The Canadian school year may be almost over, but a new website is inviting students to solve one of oldest cold cases so far — Sir John Franklin's fateful voyage to find the Northwest Passage.
"History is too important to be boring, and these mysteries are too intriguing to be left to historians alone," said John Lutz, University of Victoria history professor and one of the founders of the project.
The Franklin Mystery: Life and Death in the Arctic is part of an ongoing project called Great Unsolved Mysteries in Canadian History, a collection of websites, each one focusing on a mystery from Canadian history.
"We literally put the magnifying glass into the hands of students, using these 13 websites to help make Canadian history exciting, real and totally engaging."
The websites allow high school and university students to analyze primary historical documents, crime scene reconstructions and historical interpretations by experts, to learn critical thinking — and solve mysteries.
In the past, the project has picked mysteries that focus on issues such as slavery, terrorism, religious dissent and early settlement — but this time, it's all about the mysteries of the deep.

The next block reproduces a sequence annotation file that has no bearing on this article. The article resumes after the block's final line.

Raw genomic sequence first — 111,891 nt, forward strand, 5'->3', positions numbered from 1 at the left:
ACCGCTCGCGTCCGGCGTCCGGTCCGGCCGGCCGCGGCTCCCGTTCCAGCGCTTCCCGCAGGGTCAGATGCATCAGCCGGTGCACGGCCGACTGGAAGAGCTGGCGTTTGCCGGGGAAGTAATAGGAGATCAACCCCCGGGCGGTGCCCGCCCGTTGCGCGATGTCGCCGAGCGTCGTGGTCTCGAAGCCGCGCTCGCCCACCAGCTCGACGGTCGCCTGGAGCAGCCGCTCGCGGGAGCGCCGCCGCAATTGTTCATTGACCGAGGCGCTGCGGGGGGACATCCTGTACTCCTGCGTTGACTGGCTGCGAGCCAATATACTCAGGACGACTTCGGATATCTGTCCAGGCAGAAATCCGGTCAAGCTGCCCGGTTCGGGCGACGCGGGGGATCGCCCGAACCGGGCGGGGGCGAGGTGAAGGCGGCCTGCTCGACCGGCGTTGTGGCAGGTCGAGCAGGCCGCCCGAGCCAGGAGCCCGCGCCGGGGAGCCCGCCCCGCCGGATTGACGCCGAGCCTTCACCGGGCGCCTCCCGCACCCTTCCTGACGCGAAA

Franklin's doomed expedition
Two ships, HMS Erebus and HMS Terror, were part of Sir John Franklin's doomed expedition in 1845 to find the Northwest Passage from the Atlantic Ocean to Asia.
The ships disappeared after they became locked in ice in 1846 and were missing for more than a century and a half until the HMS Erebus was discovered by a team led by Parks Canada in September 2014.
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The goal now is to find out what happened to Franklin's crew and why they didn't survive, despite having three years' of provisions to sustain them.
"This was the most scientifically advanced expedition, the best equipped, it was like a moon shot from the 1840s... What happened is still a mystery," said Lutz.
"129 men never came out and no one heard from them ever again."
Underwater mystery, Inuit history
Lutz says the recent discovery of HMS Erebus relatively intact opens up a new set of mysteries.
"We understood they all abandoned ship, but there was one Inuit account which said they saw smoke coming out of the ship furnaces long after we had expected it was abandoned," said Lutz.
"That [account] had largely been discounted. But now that the ship has been found more or less intact, I think it's likely that account was true."
"So if they had food and had a ship that was intact...why couldn't they stay on the ship?"
The Franklin Mystery: Life and Death in the Arctic launches June 4 after an official announcement at the National Archives of Canada in Ottawa.
To hear the full interview with John Lutz, listen to the audio labelled Great Unsolved Mysteries in Canada.